Thursday, August 30, 2007

Java Initializers - Add elements to a collection type at construction time

I have always had envy on languages that allows you to do this kind of declarations:
var mapLikeType = { "key1" => "value1", "key2" => "value2" }
A variable is declared, initialized to a new Map type instance, and initial values are loaded into the type. Ruby and Perl can do this, hey, even C# can do this in its v3 instance.

Well, Java can too. Sort of.
Map mapLikeType = new HashMap() {{ put("key1", "value1"); put("key2", "value2"); }};
So what is going on here?
  • A variable mapLikeType is declared of type Map
  • An anonymous class, inheriting HashMap, is created
  • The static initializer inside is executed, which puts values into the instance
  • The variable is initialized to the instance of the class
Formatting the code a little different makes it more obvious.
Map mapLikeType = new HashMap() {
{
put("key1", "value1");
put("key2", "value2");
}
};
I am not sure I would use it in production code. It seems like a serious vaste of resources to generate a new anonymous class at each instantiation.

But, I do use it in test code. Often, when writing unit tests, I need to setup part of the domain model with some initial values. The same trick can be utilized there. Assume we have a domain model of Book and Author classes. Here is how to setup a collection type with some data in it:
    Set books = new HashSet() {{
add(new Book() {{
setTitle("The Art of Computer Programming");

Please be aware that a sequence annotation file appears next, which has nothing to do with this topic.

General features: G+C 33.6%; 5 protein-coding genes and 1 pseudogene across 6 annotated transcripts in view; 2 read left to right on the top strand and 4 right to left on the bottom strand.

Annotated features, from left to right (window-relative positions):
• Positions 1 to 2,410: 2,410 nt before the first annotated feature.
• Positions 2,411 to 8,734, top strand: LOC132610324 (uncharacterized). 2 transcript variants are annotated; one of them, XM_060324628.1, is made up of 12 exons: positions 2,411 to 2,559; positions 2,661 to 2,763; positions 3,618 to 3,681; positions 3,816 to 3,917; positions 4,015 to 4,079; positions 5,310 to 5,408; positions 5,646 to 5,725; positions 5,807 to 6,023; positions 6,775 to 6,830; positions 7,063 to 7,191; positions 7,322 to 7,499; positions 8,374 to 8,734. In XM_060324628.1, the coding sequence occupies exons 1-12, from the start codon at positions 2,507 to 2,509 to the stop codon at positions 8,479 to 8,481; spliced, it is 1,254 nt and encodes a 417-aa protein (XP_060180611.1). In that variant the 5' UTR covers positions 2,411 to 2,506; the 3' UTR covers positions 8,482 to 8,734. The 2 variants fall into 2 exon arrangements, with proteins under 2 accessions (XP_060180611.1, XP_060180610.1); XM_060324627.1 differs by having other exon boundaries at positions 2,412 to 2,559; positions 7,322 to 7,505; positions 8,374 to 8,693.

addAuthor(new Author() {{ setName("Donald E. Knuth."); }});
}});
add(new Book() {{
setTitle("A Method of Programming");
addAuthor(new Author() {{ setName("Edsger Dijkstra"); }});
}});
}};
This only works on non-final classes.

5 comments:

Iwan Memruk said...

never seen this before :)
witty

A.A.A said...

This sort of initialization code only handy in Tests, it is almost never required to use such initialization in real business logic.

Open source reader said...

pretty smart !
Delicous'ed :)

Anonymous said...

"This sort of initialization code only handy in Tests"

Wow. You really can't think of a use for this in production code?

I've got lots of production code where I was initializing Maps and Lists in static blocks. It is very handy for specifying "handler" interface implementations for types and values. This technique will make that code much more compact.

And that's just off the top of my head.

Sean Reilly said...

FYI: It's an instance initializer, not a static one. If it was a static initializer then the inner set of braces would be after the static keyword, and you wouldn't be able to call instance methods in it.